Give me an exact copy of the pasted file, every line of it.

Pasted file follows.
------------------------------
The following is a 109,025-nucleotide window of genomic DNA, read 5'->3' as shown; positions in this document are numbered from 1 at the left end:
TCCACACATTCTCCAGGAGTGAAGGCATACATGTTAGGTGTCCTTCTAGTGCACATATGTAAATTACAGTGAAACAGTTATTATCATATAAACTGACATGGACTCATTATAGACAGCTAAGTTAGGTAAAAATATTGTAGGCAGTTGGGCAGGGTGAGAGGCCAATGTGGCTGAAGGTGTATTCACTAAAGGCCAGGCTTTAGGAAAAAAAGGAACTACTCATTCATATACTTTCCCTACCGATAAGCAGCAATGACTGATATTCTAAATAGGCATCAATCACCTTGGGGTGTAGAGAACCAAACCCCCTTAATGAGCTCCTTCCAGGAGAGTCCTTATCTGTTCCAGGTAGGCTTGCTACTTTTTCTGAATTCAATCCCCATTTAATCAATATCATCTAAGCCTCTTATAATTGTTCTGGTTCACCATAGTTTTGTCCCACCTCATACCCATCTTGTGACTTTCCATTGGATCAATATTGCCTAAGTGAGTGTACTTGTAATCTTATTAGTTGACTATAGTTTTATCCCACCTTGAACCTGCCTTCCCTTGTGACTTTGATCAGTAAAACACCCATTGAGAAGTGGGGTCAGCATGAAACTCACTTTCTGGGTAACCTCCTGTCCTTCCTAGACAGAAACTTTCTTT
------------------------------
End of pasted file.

The following is a 109,025-nucleotide window of genomic DNA, read 5'->3' as shown; positions in this document are numbered from 1 at the left end:
TCCACACATTCTCCAGGAGTGAAGGCATACATGTTAGGTGTCCTTCTAGTGCACATATGTAAATTACAGTGAAACAGTTATTATCATATAAACTGACATGGACTCATTATAGACAGCTAAGTTAGGTAAAAATATTGTAGGCAGTTGGGCAGGGTGAGAGGCCAATGTGGCTGAAGGTGTATTCACTAAAGGCCAGGCTTTAGGAAAAAAAGGAACTACTCATTCATATACTTTCCCTACCGATAAGCAGCAATGACTGATATTCTAAATAGGCATCAATCACCTTGGGGTGTAGAGAACCAAACCCCCTTAATGAGCTCCTTCCAGGAGAGTCCTTATCTGTTCCAGGTAGGCTTGCTACTTTTTCTGAATTCAATCCCCATTTAATCAATATCATCTAAGCCTCTTATAATTGTTCTGGTTCACCATAGTTTTGTCCCACCTCATACCCATCTTGTGACTTTCCATTGGATCAATATTGCCTAAGTGAGTGTACTTGTAATCTTATTAGTTGACTATAGTTTTATCCCACCTTGAACCTGCCTTCCCTTGTGACTTTGATCAGTAAAACACCCATTGAGAAGTGGGGTCAGCATGAAACTCACTTTCTGGGTAACCTCCTGTCCTTCCTAGACAGAAACTTTCTTT